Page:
For those living in mainland China, the temporary but excruciatingly widespread blockage of VPN (virtual private network) services is the most tangible sign that something political is happening domestically.

The annual meeting of the National People’s Congress (NPC) has triggered a crackdown on VPN providers, which allow customers to bypass China’s internet censorship or the Great Firewall (GFW). Many organizations, including non-profits, startups, academics, and corporations, rely on VPN to access services and resources such as news articles, Google’s search engine, and social media. The meeting concluded yesterday, hopefully returning internet censorship in China to “normal” levels.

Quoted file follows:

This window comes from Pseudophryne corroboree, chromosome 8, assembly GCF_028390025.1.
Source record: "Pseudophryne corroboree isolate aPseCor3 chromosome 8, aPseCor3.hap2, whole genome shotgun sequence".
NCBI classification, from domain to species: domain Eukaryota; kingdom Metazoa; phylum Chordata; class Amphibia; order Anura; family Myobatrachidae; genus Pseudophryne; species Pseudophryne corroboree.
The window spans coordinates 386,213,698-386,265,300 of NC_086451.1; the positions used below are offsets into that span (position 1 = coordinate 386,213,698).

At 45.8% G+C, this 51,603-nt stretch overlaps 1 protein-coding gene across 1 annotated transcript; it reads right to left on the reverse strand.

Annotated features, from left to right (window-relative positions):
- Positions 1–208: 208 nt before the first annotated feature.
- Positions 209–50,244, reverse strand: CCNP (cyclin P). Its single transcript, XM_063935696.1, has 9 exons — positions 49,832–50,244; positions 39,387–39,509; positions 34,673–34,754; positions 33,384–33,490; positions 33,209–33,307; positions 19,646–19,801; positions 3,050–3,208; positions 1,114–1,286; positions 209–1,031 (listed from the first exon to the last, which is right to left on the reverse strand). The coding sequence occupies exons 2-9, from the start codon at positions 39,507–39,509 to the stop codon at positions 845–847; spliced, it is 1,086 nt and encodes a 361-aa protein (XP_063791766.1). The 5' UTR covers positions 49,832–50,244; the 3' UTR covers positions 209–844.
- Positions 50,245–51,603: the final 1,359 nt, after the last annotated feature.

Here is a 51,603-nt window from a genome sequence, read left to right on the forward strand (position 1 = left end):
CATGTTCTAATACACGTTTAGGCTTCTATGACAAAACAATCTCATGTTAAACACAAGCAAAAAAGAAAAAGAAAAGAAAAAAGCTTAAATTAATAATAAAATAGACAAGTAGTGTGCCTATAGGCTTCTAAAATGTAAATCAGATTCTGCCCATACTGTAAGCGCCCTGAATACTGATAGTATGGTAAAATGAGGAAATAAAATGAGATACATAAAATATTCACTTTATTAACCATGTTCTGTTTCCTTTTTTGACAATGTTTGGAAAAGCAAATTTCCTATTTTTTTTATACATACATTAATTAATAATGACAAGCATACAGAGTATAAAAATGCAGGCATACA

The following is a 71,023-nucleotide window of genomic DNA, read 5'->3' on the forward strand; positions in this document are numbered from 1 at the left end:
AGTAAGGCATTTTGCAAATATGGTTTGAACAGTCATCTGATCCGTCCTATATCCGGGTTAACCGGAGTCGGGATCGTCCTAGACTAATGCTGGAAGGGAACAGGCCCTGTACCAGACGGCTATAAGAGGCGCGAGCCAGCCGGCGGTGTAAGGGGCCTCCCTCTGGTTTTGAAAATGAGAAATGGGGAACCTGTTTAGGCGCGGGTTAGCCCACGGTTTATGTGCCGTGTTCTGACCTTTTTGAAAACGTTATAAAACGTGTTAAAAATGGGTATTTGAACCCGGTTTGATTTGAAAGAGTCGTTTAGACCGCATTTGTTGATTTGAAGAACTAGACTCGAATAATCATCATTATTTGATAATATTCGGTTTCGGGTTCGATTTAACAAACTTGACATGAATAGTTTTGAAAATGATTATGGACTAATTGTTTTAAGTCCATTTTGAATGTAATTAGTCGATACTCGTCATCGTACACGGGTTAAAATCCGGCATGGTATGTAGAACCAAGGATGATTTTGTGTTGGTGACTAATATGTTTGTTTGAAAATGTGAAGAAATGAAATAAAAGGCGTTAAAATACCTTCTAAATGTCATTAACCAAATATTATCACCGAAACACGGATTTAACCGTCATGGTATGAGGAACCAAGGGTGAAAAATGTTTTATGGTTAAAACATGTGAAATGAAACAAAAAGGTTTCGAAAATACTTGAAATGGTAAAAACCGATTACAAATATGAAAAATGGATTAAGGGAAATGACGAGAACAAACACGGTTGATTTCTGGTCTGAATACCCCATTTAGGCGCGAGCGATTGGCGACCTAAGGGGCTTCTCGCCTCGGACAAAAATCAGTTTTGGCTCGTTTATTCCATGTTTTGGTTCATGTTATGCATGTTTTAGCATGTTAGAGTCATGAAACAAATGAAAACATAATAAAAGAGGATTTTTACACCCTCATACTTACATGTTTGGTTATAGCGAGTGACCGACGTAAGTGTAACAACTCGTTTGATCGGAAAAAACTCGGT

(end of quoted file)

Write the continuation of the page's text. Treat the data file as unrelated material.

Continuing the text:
In many ways, the Great Firewall is associated more with slow internet and lowered productivity, not thwarted dissent. In countries where the internet is not as broadly censored as China’s, VPNs have a more niche audience who care about browsing privacy or need a secure connection to a remote network, such as a corporate intranet.

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Eva Xiao

Eva Xiao is a tech reporter based in Shanghai. Contact her at eva.xiao@technode.com or evawxiao (wechat & twitter).